Movie Review

Can You Ever Forgive Me? a surefire Oscar bet for Melissa McCarthy

Can You Ever Forgive Me? a surefire Oscar bet for Melissa McCarthy

When con artists are depicted in movies, they typically come in the form of suave and sophisticated people who know just the right way to manipulate others so that they get what they want. A much less refined type of scammer is at the heart of Can You Ever Forgive Me?, a movie that is all the richer for her lack of social skills.

Melissa McCarthy plays Lee Israel, a real-life author who has fallen on hard times in the 1980s. Unable to get momentum for her passion project about vaudevillian Fanny Brice, Israel has to resort to selling things, like a personal letter from Katharine Hepburn, to pay rent. A chance discovery of a real letter by Fanny Brice soon thereafter makes her realize the value of such documents, starting her down a path of celebrity forgery.

In the midst of her new criminal enterprise, an old acquaintance, Jack Hock (Richard E. Grant), comes back into her life. The two soon become co-dependent in both drinking and life in general, with Jack a little too supportive of Lee’s choice to commit fraud.

Directed by Marielle Heller and written by Nicole Holofcener and Jeff Whitty, the film is about as unglamorous as they come, starting with the plain and frumpy look of Lee. Everything from her helmet hairstyle to a severely dirty apartment suggests that she has long given up on trying to prove her worth to anybody else.

That extends to her letter fraud scheme, one that she is able to accomplish almost despite herself. Her interactions with various book dealers throughout New York are so awkward they’re almost comical, with her literary knowledge her only saving grace.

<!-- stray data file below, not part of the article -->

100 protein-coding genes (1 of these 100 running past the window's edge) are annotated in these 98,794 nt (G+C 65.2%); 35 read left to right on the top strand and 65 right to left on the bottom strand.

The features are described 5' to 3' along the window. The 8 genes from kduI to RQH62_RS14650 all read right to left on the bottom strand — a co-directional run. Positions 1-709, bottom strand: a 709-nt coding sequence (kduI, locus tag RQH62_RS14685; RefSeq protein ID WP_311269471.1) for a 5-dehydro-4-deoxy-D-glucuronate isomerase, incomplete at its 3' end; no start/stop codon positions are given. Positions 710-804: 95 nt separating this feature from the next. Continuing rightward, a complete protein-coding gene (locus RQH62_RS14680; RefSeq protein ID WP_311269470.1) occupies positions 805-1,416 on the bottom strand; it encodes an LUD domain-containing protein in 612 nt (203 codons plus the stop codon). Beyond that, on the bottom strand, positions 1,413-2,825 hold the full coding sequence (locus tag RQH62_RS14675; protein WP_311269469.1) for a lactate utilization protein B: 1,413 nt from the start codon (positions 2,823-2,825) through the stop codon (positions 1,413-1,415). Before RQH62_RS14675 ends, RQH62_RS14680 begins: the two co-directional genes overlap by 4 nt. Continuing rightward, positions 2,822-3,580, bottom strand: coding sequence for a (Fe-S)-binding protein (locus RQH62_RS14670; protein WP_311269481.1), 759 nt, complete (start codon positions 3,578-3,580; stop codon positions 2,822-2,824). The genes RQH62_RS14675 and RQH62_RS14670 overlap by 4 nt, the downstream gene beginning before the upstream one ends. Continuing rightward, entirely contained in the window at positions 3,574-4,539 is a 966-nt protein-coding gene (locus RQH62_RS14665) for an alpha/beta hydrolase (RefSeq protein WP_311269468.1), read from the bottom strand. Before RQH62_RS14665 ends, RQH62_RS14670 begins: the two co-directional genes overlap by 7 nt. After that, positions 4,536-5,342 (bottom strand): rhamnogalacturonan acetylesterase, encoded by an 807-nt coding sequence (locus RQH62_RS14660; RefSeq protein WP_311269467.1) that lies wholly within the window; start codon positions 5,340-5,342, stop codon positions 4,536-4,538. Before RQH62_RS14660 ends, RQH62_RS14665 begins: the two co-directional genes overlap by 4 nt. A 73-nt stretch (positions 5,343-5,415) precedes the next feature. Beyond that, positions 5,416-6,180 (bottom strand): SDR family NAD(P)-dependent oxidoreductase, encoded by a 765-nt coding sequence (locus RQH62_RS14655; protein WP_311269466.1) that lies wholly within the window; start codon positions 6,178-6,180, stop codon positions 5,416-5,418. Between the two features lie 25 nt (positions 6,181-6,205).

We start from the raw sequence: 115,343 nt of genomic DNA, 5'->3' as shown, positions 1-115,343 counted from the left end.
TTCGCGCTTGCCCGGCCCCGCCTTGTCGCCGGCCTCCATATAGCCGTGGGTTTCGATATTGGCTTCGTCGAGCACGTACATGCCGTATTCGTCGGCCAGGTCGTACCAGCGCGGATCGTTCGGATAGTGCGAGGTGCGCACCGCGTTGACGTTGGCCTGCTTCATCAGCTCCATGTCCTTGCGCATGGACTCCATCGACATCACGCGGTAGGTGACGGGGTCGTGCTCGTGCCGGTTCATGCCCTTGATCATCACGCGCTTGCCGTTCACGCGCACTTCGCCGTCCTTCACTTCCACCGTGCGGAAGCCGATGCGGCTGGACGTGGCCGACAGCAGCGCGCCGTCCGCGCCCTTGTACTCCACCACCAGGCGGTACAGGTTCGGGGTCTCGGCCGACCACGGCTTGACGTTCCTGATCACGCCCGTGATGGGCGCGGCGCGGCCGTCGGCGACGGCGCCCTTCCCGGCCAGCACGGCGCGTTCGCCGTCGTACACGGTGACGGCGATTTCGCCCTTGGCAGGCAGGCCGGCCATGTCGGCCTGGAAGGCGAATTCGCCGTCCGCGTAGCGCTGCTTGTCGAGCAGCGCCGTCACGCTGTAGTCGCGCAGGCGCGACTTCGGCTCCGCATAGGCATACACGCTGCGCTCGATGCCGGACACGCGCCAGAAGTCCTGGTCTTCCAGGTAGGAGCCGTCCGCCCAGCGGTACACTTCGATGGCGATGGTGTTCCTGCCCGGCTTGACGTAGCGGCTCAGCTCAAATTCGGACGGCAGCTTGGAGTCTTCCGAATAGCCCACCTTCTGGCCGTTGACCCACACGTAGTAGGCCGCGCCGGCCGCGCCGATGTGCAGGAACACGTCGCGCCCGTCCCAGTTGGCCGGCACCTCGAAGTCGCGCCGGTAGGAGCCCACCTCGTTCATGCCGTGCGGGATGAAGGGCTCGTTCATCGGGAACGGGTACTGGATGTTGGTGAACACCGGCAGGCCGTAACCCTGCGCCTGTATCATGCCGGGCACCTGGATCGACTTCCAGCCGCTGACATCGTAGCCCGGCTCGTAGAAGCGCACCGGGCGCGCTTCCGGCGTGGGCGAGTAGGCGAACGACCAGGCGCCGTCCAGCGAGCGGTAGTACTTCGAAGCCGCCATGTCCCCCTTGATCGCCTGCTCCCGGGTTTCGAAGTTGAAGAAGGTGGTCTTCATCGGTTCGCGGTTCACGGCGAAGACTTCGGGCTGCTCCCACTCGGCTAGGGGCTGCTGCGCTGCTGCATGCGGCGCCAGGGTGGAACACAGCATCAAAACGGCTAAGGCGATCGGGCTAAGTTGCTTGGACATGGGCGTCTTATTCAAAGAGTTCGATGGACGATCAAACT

Lee’s friendship with Jack plays as both entertaining and sad. Their interplay can be highly amusing and they seem to have a genuine connection, but underlying everything is the fact that they are each serving as one of the other’s few lifelines. They are each surviving by the skin of their teeth, and one mistake could send one or both tumbling out of control.

It’s no exaggeration that this is the best performance of McCarthy’s career. Her Oscar-nominated role in Bridesmaids has made her a go-to comedic actor, but she is better served with a role like this that allows her to slow down and consider every line she delivers. With Grant as an ideal foil, she hits every note perfectly, and should be a contender come Oscar season.

Can You Ever Forgive Me? is not a showy film, as it mostly deals with the day-to-day life of a woman who can’t seem to get out of her own way. But with fantastic performances and some sneaky humor, it still sits toward the top of the heap of movies in 2018.

Melissa McCarthy in Can You Ever Forgive Me?
Melissa McCarthy in Can You Ever Forgive Me?. Photo by Mary Cybulski
Richard E. Grant and Melissa McCarthy in Can You Ever Forgive Me?
Richard E. Grant and Melissa McCarthy in Can You Ever Forgive Me?. Photo by Mary Cybulski
Dolly Wells and Melissa McCarthy in Can You Ever Forgive Me?
Dolly Wells and Melissa McCarthy in Can You Ever Forgive Me?. Photo by Mary Cybulski
Melissa McCarthy in Can You Ever Forgive Me?
Richard E. Grant and Melissa McCarthy in Can You Ever Forgive Me?
Dolly Wells and Melissa McCarthy in Can You Ever Forgive Me?